Our guest blogger, Roni Loren, wrote her first romance novel at age 15 when she discovered writing about boys was way easier than actually talking to them. Since then, her flirting skills haven’t improved, but she likes to think her storytelling ability has. If she’s not working on her latest sexy story, you can find her reading, watching reality television, or indulging in her unhealthy addiction to rockstars, er, rock concerts. Yeah, that’s it. She is the National Bestselling Author of The Loving on the Edge series from Berkley Heat. Visit her website, www.roniloren.com
We writers tend to be very superstitious about our Process. Yes, a capital P because the Process requires respect and reverence. We aren’t supposed to question it or poke it. If we do (we’ve all heard the horror stories), that fickle muse may go catatonic on us and we’ll never be able to write another word. Right?
There’s enough of those Process rumors floating around to scare even the bravest of writers. I know I bought into it. I started this journey as a total pantser. I’d get an idea for a story, flesh out the character backstories and my set-up, then I was off to the races. In fact, I wrote my debut romance Crash Into You that way.
I always chuckle when someone reads my book and says–wow, I was totally surprised by who the villain turned out to be. The reason it’s so well hidden is because I didn’t know who the villain was until halfway through writing the book, lol. And that novel landed me an agent and a book deal, so I must have been doing something right you would think. So I shouldn’t mess with my Process, right?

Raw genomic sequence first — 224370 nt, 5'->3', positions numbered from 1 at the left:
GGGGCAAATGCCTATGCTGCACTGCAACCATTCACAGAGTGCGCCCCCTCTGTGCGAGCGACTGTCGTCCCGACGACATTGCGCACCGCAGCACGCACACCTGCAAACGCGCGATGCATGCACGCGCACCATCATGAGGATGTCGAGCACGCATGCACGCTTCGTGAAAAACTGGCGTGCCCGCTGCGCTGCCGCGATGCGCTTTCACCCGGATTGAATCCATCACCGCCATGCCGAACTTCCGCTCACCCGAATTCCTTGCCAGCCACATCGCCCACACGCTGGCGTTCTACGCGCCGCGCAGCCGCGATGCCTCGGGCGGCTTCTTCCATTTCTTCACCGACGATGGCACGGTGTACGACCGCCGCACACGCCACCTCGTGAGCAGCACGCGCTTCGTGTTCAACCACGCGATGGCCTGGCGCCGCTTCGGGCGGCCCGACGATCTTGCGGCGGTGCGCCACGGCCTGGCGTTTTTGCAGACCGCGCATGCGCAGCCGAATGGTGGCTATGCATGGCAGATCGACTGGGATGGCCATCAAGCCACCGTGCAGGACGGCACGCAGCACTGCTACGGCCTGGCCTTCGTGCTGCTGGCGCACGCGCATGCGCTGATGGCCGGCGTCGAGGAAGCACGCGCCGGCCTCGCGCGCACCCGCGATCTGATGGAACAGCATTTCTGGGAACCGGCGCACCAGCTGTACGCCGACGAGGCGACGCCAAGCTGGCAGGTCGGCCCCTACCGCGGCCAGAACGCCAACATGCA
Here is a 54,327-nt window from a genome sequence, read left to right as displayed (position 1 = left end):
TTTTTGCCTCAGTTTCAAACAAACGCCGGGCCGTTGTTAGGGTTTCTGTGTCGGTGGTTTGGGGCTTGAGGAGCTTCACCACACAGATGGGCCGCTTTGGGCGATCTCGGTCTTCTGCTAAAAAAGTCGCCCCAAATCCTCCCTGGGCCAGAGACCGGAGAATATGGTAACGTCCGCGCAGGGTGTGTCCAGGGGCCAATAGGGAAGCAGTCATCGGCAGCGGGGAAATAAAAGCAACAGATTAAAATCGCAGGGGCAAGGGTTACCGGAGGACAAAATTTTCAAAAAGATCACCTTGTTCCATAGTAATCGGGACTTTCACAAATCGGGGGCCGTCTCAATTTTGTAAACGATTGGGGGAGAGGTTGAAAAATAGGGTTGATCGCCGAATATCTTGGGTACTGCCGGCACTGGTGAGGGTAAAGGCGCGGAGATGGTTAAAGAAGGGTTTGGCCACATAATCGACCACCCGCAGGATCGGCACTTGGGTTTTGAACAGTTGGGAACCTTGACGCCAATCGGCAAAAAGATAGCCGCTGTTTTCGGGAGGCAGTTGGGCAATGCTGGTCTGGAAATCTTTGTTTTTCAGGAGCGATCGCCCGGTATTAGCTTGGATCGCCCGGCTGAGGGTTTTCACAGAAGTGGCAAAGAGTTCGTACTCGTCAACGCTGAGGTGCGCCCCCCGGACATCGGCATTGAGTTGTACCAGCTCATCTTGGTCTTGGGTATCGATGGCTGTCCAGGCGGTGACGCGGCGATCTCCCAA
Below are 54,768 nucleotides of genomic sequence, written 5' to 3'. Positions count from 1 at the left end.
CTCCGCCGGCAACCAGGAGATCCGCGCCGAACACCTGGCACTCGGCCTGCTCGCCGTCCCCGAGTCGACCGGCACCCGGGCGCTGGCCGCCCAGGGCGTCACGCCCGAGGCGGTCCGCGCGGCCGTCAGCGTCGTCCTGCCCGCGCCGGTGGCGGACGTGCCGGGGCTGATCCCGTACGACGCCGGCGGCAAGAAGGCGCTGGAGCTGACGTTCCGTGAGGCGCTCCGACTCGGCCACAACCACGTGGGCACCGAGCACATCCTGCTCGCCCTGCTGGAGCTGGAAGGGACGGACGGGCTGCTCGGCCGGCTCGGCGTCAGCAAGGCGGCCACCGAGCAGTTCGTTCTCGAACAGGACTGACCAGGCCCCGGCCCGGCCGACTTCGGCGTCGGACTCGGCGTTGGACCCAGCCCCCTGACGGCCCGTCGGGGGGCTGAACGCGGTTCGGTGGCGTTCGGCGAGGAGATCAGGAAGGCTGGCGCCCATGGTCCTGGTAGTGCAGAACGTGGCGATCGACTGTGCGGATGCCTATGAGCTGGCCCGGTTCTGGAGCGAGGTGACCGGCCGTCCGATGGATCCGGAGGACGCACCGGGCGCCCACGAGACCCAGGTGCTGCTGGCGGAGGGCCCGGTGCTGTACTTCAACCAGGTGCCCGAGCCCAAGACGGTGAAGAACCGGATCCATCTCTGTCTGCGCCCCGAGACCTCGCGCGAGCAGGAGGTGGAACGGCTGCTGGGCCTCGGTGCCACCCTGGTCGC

Well, fast forward to me writing book two in my series and getting completely and totally stuck. Suddenly, I was writing under a deadline and felt this pressure to make this one even better than the first. I didn’t know where I wanted to go with the book. The thought of outlining and messing with my Process gave me heart palpitations. In fact, I still get a little panicky when I see other writers’ 20-page detailed outlines. That will probably never be me. (I say probably because I’ve learned not to say never anymore.)
But because I was so stuck, I started sifting through all my writing craft books. (I have a bit of an addiction.) The ones on outlining and structure didn’t resonate with me. I couldn’t wrap my brain around fleshing out each chapter or scene before I write a book. That would suck all the fun out of writing it for me.
But around this same time as this wicked writer’s block I went to a Romance Writers of America workshop about using screenwriting techniques for novel writing. The class inspired me, and I went out and bought Save the Cat! Well, when I got to the chapter about the beats, it was like an angels singing, clouds parting moment. THIS made sense to me. My pantser brain could work with these broad strokes.
I used the beat sheet to plot that second novel and haven’t looked back. I’m now working on the fourth book in my series, and my Process has changed a lot from that first book. I don’t start anything until I have my beat sheet done. It’s what I use to put together my synopsis for my editor.
When I first started writing, I would’ve fainted at the idea of having to write a synopsis BEFORE I wrote the book. But now I actually enjoy writing synopses. (Please don’t throw things at me.) I haven’t graduated to the index cards and the board on my wall, but you never know.
So, don’t put your Process in a glass case to be revered and preserved. Always challenge yourself to try new methods even if you think–oh, that would never work for me. You never know when you might come across a technique that completely speaks to you.
So thank you Blake Snyder and Save the Cat!, you saved me.
Anyone else ever afraid to mess with their writing process? Has your process changed over time? Any angels-singing moments for you?